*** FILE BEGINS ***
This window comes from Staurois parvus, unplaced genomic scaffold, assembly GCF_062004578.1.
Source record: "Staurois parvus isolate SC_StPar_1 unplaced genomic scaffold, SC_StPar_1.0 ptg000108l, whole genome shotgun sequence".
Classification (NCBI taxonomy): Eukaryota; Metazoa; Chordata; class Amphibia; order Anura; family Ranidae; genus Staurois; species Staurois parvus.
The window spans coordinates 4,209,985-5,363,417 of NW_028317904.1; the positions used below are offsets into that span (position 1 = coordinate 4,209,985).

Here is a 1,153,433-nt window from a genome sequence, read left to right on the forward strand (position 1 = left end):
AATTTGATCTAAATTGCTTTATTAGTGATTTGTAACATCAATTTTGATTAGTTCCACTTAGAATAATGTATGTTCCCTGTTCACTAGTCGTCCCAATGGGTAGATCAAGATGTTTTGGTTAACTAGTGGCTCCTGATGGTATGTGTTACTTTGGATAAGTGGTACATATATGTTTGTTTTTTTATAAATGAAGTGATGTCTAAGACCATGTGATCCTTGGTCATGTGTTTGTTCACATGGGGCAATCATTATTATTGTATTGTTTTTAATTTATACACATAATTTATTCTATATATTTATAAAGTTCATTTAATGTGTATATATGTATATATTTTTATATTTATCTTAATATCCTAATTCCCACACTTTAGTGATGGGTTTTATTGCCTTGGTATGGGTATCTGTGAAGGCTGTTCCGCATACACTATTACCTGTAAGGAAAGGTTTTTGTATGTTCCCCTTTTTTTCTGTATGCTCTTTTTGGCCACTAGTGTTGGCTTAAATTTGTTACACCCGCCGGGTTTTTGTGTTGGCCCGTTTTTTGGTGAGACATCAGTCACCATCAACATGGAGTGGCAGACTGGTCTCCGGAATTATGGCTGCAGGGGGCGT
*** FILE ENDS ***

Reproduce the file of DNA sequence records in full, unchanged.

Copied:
This window comes from Staurois parvus, unplaced genomic scaffold, assembly GCF_062004578.1.
Source record: "Staurois parvus isolate SC_StPar_1 unplaced genomic scaffold, SC_StPar_1.0 ptg000108l, whole genome shotgun sequence".
Classification (NCBI taxonomy): Eukaryota; Metazoa; Chordata; class Amphibia; order Anura; family Ranidae; genus Staurois; species Staurois parvus.
The window spans coordinates 4,209,985-5,363,417 of NW_028317904.1; the positions used below are offsets into that span (position 1 = coordinate 4,209,985).

Here is a 1,153,433-nt window from a genome sequence, read left to right on the forward strand (position 1 = left end):
AATTTGATCTAAATTGCTTTATTAGTGATTTGTAACATCAATTTTGATTAGTTCCACTTAGAATAATGTATGTTCCCTGTTCACTAGTCGTCCCAATGGGTAGATCAAGATGTTTTGGTTAACTAGTGGCTCCTGATGGTATGTGTTACTTTGGATAAGTGGTACATATATGTTTGTTTTTTTATAAATGAAGTGATGTCTAAGACCATGTGATCCTTGGTCATGTGTTTGTTCACATGGGGCAATCATTATTATTGTATTGTTTTTAATTTATACACATAATTTATTCTATATATTTATAAAGTTCATTTAATGTGTATATATGTATATATTTTTATATTTATCTTAATATCCTAATTCCCACACTTTAGTGATGGGTTTTATTGCCTTGGTATGGGTATCTGTGAAGGCTGTTCCGCATACACTATTACCTGTAAGGAAAGGTTTTTGTATGTTCCCCTTTTTTTCTGTATGCTCTTTTTGGCCACTAGTGTTGGCTTAAATTTGTTACACCCGCCGGGTTTTTGTGTTGGCCCGTTTTTTGGTGAGACATCAGTCACCATCAACATGGAGTGGCAGACTGGTCTCCGGAATTATGGCTGCAGGGGGCGT